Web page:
“I genuinely enjoy canvassing,” says John Donegan, city councilman for Ward 3, Cranston. “I make sure to walk every street, every year, and I’m glad I did it last year.” Donegan did a rare thing in Ocean State politics; he canvassed his ward in an off-election year. Connecting voters now will still be difficult, especially as their issues change.

“It will become much harder in person no matter what,” says Justine Caldwell, a representative running for re-election in House District 30. “Even if we’re allowed to meet voters one on one. We don’t know their medical history or preexisting conditions, they might not feel safe opening their doors.” Caldwell was originally planning to start canvassing in March, just after St. Patrick’s Day, but the pandemic required a change in plans.

 Much of her time now is spent helping her constituents through the crisis, filling out SBA loans for local small businesses and navigating the state’s unemployment system. “We are trying to think of creative ways to campaign,” she says. “The problem is, a lot of those creative ways don’t reach elderly voters, who show up to vote.” Caldwell has been working with her local town committee to make sure voters are kept informed and taught how to get and use a mail ballot.

“The problem is, how do you reach all these people that don’t even know you can help them?” asks Caldwell. Mailers are another key way for candidates to reach large numbers of voters quickly and get important information about voting deadlines to constituents. However, for new candidates or recent incumbents looking to clinch a re-elect, there’s always the money problem. 

“Mailers can be expensive,” says Donegan. Depending on the size of the area, they can cost anywhere from $1,000 to $4,000 to reach every voter. Candidates right now would rather see money go toward people in their community rather than campaigns. Even traditional campaign launches and announcements have to be dramatically re-imagined for the COVID-19 age. Cranston City Councilman Steve Stycos planned to launch his mayoral campaign from Pub on Park last month. The virus put the brakes on any kind of gathering, so in place of a traditional campaign launch, Stycos and his wife did an AMA on a Facebook Live video. Similarly, Caldwell has taken to connecting with voters over live video on Facebook.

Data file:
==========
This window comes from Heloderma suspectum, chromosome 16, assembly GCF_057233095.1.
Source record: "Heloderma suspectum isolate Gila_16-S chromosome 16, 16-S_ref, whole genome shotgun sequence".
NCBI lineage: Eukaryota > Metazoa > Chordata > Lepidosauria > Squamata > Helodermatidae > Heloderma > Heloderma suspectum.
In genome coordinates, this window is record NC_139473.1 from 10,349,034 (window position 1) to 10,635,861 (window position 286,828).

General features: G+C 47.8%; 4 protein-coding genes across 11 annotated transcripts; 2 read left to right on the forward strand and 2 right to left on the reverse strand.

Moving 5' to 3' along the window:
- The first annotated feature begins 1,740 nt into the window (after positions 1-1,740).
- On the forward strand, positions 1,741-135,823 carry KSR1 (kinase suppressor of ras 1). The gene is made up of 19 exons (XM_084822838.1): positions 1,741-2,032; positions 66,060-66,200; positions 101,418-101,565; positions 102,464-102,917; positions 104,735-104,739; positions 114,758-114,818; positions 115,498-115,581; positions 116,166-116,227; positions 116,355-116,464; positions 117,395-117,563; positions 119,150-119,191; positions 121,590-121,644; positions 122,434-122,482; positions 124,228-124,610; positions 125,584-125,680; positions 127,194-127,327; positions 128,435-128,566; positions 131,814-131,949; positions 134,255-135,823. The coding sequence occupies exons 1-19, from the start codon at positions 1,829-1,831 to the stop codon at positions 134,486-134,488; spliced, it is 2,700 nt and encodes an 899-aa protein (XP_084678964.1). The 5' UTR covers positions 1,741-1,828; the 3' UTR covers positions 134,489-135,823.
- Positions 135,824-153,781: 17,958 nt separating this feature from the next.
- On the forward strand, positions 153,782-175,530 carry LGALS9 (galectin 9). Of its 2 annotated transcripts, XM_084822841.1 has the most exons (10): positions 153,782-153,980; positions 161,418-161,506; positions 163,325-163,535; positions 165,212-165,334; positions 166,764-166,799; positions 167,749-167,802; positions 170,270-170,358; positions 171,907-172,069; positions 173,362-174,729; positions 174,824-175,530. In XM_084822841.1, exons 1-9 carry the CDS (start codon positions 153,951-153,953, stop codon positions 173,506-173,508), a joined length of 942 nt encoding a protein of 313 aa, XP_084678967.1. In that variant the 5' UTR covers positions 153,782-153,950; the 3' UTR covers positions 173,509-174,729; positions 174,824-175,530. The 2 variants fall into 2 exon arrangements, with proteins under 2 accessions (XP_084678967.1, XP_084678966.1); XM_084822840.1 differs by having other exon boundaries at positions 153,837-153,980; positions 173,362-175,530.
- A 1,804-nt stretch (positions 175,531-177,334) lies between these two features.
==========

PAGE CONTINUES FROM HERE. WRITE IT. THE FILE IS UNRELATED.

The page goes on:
Connecting with voters is more important than ever, especially at a time when the coronavirus prevents meeting them in person. “We’ve got to be the listening ears of the public,” says Alex Kithes, Woonsocket City Council. Kithes sees digital outreach as the way forward, and has focused on connecting with voters online. Now more than ever he’s concerned about worsening inequality in light of the pandemic. “I think the pandemic highlights a lot of the fundamental flaws in the design of our healthcare and housing systems,” he says. “We live in a very working class city; a lot of residents live paycheck to paycheck.” It’s not just about handling the current crisis; it’s also about redesigning our response to be prepared for future crises.

No matter how long it takes or what is decided, campaigning will go on. Like all other aspects of life, they will have to adjust in what the governor has called “the new normal.”